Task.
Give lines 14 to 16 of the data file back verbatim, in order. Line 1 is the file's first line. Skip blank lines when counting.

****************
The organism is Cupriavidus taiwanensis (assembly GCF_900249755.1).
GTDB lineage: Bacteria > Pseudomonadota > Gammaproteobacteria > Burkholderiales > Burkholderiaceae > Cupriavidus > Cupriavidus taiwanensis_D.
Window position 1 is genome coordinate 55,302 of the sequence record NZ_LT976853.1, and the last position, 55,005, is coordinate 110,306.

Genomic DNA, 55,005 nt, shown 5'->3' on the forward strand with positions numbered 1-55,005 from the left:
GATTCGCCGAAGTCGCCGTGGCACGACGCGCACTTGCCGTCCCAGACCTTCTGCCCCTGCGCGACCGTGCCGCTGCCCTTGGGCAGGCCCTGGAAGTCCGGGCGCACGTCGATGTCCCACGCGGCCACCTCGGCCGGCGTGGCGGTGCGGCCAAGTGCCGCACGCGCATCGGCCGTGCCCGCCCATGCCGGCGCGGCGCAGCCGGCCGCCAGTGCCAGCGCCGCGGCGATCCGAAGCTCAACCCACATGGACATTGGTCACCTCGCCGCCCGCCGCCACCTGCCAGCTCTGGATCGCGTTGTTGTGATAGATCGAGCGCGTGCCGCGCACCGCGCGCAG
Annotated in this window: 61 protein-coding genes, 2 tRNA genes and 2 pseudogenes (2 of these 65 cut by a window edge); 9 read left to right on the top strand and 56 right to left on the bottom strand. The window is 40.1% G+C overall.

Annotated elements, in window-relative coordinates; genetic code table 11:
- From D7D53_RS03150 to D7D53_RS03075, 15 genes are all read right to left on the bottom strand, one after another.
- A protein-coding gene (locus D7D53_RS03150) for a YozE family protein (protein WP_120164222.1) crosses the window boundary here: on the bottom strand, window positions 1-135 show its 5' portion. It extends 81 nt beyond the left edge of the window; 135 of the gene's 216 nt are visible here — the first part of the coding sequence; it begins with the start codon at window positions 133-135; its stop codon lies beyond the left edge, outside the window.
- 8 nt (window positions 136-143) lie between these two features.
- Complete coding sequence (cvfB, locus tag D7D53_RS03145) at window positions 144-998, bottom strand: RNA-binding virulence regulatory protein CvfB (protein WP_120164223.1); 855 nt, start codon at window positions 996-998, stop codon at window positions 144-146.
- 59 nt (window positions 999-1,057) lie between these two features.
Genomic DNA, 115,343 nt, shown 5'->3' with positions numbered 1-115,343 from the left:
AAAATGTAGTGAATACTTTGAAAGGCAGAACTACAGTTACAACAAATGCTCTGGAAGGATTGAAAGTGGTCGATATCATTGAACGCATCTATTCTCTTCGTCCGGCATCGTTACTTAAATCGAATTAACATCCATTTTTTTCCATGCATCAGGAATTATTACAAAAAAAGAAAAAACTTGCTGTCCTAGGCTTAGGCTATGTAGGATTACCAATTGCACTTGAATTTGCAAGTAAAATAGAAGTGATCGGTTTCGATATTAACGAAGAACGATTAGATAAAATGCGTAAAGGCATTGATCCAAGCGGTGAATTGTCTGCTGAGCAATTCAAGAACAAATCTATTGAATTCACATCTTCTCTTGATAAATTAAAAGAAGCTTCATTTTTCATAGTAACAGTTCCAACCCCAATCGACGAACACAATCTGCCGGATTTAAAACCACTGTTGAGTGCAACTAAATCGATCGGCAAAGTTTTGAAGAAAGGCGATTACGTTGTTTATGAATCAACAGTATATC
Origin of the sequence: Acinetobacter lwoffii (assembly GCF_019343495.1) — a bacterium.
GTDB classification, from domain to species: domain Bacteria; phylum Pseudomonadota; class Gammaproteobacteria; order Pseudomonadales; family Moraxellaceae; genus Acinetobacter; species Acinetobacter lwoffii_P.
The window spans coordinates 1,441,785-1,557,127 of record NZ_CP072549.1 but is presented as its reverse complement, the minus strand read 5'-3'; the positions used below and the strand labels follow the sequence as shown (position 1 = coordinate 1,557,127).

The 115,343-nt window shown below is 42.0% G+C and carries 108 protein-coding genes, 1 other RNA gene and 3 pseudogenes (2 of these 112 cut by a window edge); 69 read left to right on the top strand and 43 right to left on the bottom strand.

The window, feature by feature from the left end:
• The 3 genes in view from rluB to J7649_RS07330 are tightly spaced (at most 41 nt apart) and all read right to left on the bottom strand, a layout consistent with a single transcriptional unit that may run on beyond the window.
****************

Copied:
AAAATGTAGTGAATACTTTGAAAGGCAGAACTACAGTTACAACAAATGCTCTGGAAGGATTGAAAGTGGTCGATATCATTGAACGCATCTATTCTCTTCGTCCGGCATCGTTACTTAAATCGAATTAACATCCATTTTTTTCCATGCATCAGGAATTATTACAAAAAAAGAAAAAACTTGCTGTCCTAGGCTTAGGCTATGTAGGATTACCAATTGCACTTGAATTTGCAAGTAAAATAGAAGTGATCGGTTTCGATATTAACGAAGAACGATTAGATAAAATGCGTAAAGGCATTGATCCAAGCGGTGAATTGTCTGCTGAGCAATTCAAGAACAAATCTATTGAATTCACATCTTCTCTTGATAAATTAAAAGAAGCTTCATTTTTCATAGTAACAGTTCCAACCCCAATCGACGAACACAATCTGCCGGATTTAAAACCACTGTTGAGTGCAACTAAATCGATCGGCAAAGTTTTGAAGAAAGGCGATTACGTTGTTTATGAATCAACAGTATATC
Origin of the sequence: Acinetobacter lwoffii (assembly GCF_019343495.1) — a bacterium.
GTDB classification, from domain to species: domain Bacteria; phylum Pseudomonadota; class Gammaproteobacteria; order Pseudomonadales; family Moraxellaceae; genus Acinetobacter; species Acinetobacter lwoffii_P.